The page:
Case study

Reduced bus emissions and improved air quality in Brighton & Hove

Urban air quality can be improved with a combination of new bus procurements and exhaust retrofits.

Image of a Brighton bus


Since 2013 Brighton & Hove City Council has targeted government grants to roll out cleaner less polluting vehicle fleets. On the busiest bus lanes, this has helped to deliver a 25% reduction in roadside nitrogen dioxide and a 3µg/m3 reduction in roadside levels of Particulate Matter (PM2.5).


Over recent decades the Brighton-Worthing-Littlehampton agglomeration has shown above-UK-average growth in population and transport demand. Per head, Brighton has the highest bus use in the UK outside of London. Bus services run every few minutes day and night. Public and private investment in cleaner buses and taxis with steady repeated urban mileage is a key to improve local air quality and health.

Brighton & Hove City Council has statutory duty to assess and improve air quality in its local area. This can be achieved through behavioural change to more sustainable forms of travel, avoiding emissions at source and a close working relationship across several public transport operators.

What was involved?

Since 2013 the City Council has targeted government grants to roll out cleaner less polluting vehicle fleets. Limited allocation has been directed at the most frequent vehicles operating in busy areas where ambient air quality exceeds set standards for the protection of human health.

Maps and graphs of the local air quality situation are shared with bus operators and submitted in support of grants applications aimed at a reduction in emissions across the public service fleet.

The following initiatives have been taken:

  • 2014 and 2016 exhaust retrofit of 73 double deck buses and 22 taxi minibuses
  • 2015 to 2018 procurement of 82 brand new double-deck buses
  • progressive conversion of single deck buses to electric operation

Selective Catalytic Reduction Technology fitted to vehicle exhaust combines diesel particulate traps with dosing of add-blue solution to destroy oxides of nitrogen (NOx) before the gas can be emitted to the local atmosphere. Challenges involve keeping exhaust temperatures hot enough for an affective reaction with the ad-blue mixture.

Next generation procurement uses micro-hybrid technology for high passenger capacity double deck buses. Vehicle evolution has moved on to smaller hotter engines combined with regenerative braking and exhaust temperature-control to destroy pollution.

What worked well?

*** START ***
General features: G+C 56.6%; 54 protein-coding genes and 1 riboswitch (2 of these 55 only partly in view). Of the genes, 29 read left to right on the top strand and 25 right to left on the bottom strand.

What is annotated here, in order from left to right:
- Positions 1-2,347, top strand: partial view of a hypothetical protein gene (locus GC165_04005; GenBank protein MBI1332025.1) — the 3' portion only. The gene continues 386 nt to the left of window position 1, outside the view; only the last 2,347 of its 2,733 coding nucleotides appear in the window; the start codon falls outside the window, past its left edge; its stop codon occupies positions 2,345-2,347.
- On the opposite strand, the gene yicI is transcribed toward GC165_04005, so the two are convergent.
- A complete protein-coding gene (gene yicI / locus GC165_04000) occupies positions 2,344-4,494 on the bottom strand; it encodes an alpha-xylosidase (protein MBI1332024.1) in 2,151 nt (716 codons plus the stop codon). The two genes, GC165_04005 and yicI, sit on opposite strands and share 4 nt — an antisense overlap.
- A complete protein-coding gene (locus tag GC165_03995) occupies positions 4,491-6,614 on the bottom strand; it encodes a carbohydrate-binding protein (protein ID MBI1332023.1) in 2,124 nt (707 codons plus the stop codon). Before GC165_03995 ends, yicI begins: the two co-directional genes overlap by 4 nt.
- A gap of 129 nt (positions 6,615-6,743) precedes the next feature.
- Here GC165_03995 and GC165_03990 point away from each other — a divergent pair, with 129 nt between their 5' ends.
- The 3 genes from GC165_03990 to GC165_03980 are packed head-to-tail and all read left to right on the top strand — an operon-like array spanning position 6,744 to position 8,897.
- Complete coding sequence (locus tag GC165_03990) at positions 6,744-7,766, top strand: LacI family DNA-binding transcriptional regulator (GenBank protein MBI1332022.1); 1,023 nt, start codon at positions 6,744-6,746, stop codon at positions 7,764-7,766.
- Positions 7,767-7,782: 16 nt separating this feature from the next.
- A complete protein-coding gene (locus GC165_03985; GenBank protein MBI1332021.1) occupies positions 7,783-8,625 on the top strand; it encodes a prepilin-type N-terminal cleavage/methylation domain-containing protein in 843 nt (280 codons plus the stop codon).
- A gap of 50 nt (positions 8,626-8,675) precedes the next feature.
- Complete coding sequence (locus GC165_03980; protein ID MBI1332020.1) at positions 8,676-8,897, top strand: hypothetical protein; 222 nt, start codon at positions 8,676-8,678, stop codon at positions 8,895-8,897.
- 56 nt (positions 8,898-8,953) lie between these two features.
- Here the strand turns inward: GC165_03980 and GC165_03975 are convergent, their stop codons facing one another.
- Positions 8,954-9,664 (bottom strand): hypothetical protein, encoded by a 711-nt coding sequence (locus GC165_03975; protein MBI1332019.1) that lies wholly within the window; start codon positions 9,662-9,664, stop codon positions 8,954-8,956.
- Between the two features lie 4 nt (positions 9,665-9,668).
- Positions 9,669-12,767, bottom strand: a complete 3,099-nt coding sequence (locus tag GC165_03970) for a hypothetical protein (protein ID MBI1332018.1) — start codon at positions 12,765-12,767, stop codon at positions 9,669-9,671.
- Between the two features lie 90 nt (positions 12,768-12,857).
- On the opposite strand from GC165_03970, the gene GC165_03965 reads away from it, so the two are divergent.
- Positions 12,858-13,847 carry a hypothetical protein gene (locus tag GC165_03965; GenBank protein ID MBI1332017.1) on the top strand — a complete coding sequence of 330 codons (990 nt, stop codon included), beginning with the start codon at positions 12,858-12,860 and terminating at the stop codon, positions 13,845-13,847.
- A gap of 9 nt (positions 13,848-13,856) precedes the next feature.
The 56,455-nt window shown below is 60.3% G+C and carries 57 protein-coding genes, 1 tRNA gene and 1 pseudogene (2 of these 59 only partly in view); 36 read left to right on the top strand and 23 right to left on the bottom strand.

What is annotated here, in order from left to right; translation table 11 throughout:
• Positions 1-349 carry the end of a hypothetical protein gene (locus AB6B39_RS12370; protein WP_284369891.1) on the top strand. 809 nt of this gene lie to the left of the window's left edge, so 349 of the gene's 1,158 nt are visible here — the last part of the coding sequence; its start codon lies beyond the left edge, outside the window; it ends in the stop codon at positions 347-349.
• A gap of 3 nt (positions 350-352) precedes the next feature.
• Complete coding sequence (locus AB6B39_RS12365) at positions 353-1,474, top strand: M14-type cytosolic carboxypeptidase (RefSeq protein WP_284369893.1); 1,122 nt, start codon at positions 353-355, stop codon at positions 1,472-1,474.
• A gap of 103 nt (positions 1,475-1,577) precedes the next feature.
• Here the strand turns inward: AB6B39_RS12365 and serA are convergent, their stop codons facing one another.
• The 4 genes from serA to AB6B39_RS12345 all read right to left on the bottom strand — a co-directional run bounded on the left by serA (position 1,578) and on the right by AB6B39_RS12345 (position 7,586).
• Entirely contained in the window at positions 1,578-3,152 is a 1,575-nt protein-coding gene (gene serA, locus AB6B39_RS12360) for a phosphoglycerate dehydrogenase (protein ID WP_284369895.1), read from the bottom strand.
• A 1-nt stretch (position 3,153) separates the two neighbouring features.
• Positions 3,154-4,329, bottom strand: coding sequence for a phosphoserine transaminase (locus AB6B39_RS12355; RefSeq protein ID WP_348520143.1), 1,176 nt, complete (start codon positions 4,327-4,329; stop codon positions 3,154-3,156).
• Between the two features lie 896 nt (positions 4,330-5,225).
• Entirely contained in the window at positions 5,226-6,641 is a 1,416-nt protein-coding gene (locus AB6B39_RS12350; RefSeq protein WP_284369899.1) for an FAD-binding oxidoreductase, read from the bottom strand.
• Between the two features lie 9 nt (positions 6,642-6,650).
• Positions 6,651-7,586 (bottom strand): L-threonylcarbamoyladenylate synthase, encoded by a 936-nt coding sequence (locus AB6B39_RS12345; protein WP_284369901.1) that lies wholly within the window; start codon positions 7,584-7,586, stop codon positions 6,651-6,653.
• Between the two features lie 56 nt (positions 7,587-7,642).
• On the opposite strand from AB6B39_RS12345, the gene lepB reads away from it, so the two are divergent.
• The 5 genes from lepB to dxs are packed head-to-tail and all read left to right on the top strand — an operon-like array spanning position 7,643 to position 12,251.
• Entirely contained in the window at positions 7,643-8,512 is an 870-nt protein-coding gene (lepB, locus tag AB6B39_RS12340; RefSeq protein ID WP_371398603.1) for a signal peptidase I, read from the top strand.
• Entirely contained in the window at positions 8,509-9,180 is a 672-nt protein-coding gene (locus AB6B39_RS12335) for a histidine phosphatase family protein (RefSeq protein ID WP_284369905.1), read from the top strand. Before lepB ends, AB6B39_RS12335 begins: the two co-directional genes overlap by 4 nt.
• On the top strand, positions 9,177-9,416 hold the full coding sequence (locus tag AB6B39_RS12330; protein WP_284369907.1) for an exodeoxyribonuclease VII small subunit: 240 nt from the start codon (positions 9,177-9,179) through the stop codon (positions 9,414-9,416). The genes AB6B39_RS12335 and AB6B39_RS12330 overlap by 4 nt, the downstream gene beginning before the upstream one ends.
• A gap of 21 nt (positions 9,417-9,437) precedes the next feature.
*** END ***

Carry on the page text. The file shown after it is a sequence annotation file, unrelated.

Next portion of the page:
The City Council provided local evidence on where improvements needed to be prioritised. The bus operators identified routes suitable for exhaust retrofits or new vehicle replacements. Funding for cleaner public transport has been approved where patronage is high and it is more effective at reducing emissions in pollution hotspots compared to car scrappage schemes. Projects were delivered swiftly utilising the expertise of engineers specialising in exhaust retrofit.

NOx sensor tests on the vehicle tailpipe indicated that the pollutant reduced by 72% on average. This allowed buses originally at the euro-III emission standard to attain the euro-VI emissions standard. The 2016 and 2017 new buses also surpass the euro-VI emission standard.

The work has helped the city council to upgrade the 2013 low emission zone to an ultralow emissions zone for buses.

On the busiest bus lanes since 2012 this has helped to deliver a 25% reduction in roadside nitrogen dioxide and a 3µg/m3 reduction in roadside levels of Particulate Matter (PM2.5 - particles that are less than 2.5 µm in diameter).

What could be improved?

Some intermediate age buses that are now several years old have been operating since before the project improvements set out above. These vehicles, about a third of the local fleet, require emission performance improvements in order to continue the improving trend in city centre air quality and help comply with all air quality assessment levels throughout the agglomeration. Further improvement is required because a slight increase in NO2 adjacent to the bus lane (North Street) was recorded during 2017.

Next steps

Further funds are required to accelerate emissions improvements:

  • seek funded opportunities to facilitate electric minibuses and taxis replacing and phasing out diesel
  • seek opportunities to avoid or reduce emissions on major (long term) construction sites with developer contributions and conditions on Construction Environment Management Plans (CEMP)
    • for example, conditions for HGV (Heavy Goods Vehicle) emission standards working on the 10 year reconstruction of the Royal Sussex County Hospital Teaching, Trauma & Tertiary Care Units
  • include low emission requirements as part of the established permit scheme for roadworks
  • monitor progress with emission standards of HGV haulage shuttling between Shoreham port and the hinterland
  • educational awareness campaigns working with local schools in the vicinity of Air Quality Management Areas, focused on active travel and avoiding emissions
    • for example, vehicle anti-idling to cut emissions when in queuing traffic, waiting for pick up, using hand held devices or on the school run

Further information

Link to Brighton & Hove City Council’s Annual Status Reports on air quality

Samuel Rouse, Senior Scientist Air Quality Officer, Transport and Environmental Protection, Brighton and Hove City Council.

Published 14 November 2018